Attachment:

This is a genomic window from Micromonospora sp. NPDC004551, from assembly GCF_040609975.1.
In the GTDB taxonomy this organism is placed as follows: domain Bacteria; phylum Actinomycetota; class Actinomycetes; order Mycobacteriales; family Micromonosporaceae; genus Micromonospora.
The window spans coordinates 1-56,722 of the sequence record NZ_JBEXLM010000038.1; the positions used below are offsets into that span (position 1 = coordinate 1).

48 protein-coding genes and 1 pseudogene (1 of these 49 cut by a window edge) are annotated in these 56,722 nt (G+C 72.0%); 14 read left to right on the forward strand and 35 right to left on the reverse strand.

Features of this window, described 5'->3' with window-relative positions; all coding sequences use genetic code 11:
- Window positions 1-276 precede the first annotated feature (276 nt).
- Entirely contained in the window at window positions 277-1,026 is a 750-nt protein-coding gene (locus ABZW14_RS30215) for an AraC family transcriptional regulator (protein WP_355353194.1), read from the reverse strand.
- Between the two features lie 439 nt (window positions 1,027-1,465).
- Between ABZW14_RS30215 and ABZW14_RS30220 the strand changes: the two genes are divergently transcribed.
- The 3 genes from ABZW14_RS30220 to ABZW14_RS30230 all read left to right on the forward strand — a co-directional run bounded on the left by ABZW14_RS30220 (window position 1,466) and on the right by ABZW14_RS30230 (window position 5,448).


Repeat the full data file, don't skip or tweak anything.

This is a genomic window from Micromonospora sp. NPDC004551, from assembly GCF_040609975.1.
In the GTDB taxonomy this organism is placed as follows: domain Bacteria; phylum Actinomycetota; class Actinomycetes; order Mycobacteriales; family Micromonosporaceae; genus Micromonospora.
The window spans coordinates 1-56,722 of the sequence record NZ_JBEXLM010000038.1; the positions used below are offsets into that span (position 1 = coordinate 1).

48 protein-coding genes and 1 pseudogene (1 of these 49 cut by a window edge) are annotated in these 56,722 nt (G+C 72.0%); 14 read left to right on the forward strand and 35 right to left on the reverse strand.

Features of this window, described 5'->3' with window-relative positions; all coding sequences use genetic code 11:
- Window positions 1-276 precede the first annotated feature (276 nt).
- Entirely contained in the window at window positions 277-1,026 is a 750-nt protein-coding gene (locus ABZW14_RS30215) for an AraC family transcriptional regulator (protein WP_355353194.1), read from the reverse strand.
- Between the two features lie 439 nt (window positions 1,027-1,465).
- Between ABZW14_RS30215 and ABZW14_RS30220 the strand changes: the two genes are divergently transcribed.
- The 3 genes from ABZW14_RS30220 to ABZW14_RS30230 all read left to right on the forward strand — a co-directional run bounded on the left by ABZW14_RS30220 (window position 1,466) and on the right by ABZW14_RS30230 (window position 5,448).